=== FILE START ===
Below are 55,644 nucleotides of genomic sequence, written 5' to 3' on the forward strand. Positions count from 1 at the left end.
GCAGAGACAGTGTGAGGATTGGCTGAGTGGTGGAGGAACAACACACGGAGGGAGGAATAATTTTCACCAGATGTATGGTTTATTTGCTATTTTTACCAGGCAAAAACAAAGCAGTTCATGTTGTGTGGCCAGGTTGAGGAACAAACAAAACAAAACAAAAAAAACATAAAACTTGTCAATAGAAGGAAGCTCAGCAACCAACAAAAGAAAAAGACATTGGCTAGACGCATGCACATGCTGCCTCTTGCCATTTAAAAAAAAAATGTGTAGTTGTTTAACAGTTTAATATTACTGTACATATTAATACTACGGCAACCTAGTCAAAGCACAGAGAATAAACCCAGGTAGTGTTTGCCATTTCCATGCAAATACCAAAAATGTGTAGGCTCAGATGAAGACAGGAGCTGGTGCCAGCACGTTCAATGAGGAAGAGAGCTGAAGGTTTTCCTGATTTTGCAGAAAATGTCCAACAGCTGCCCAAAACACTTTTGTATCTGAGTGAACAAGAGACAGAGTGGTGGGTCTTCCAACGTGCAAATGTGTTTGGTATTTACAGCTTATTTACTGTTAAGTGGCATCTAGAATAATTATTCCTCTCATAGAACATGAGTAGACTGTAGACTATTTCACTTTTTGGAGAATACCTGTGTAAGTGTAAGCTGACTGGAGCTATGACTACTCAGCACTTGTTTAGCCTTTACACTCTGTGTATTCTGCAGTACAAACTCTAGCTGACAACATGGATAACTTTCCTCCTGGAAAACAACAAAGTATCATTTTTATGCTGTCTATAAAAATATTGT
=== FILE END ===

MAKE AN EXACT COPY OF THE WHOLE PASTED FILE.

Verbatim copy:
Below are 55,644 nucleotides of genomic sequence, written 5' to 3' on the forward strand. Positions count from 1 at the left end.
GCAGAGACAGTGTGAGGATTGGCTGAGTGGTGGAGGAACAACACACGGAGGGAGGAATAATTTTCACCAGATGTATGGTTTATTTGCTATTTTTACCAGGCAAAAACAAAGCAGTTCATGTTGTGTGGCCAGGTTGAGGAACAAACAAAACAAAACAAAAAAAACATAAAACTTGTCAATAGAAGGAAGCTCAGCAACCAACAAAAGAAAAAGACATTGGCTAGACGCATGCACATGCTGCCTCTTGCCATTTAAAAAAAAAATGTGTAGTTGTTTAACAGTTTAATATTACTGTACATATTAATACTACGGCAACCTAGTCAAAGCACAGAGAATAAACCCAGGTAGTGTTTGCCATTTCCATGCAAATACCAAAAATGTGTAGGCTCAGATGAAGACAGGAGCTGGTGCCAGCACGTTCAATGAGGAAGAGAGCTGAAGGTTTTCCTGATTTTGCAGAAAATGTCCAACAGCTGCCCAAAACACTTTTGTATCTGAGTGAACAAGAGACAGAGTGGTGGGTCTTCCAACGTGCAAATGTGTTTGGTATTTACAGCTTATTTACTGTTAAGTGGCATCTAGAATAATTATTCCTCTCATAGAACATGAGTAGACTGTAGACTATTTCACTTTTTGGAGAATACCTGTGTAAGTGTAAGCTGACTGGAGCTATGACTACTCAGCACTTGTTTAGCCTTTACACTCTGTGTATTCTGCAGTACAAACTCTAGCTGACAACATGGATAACTTTCCTCCTGGAAAACAACAAAGTATCATTTTTATGCTGTCTATAAAAATATTGT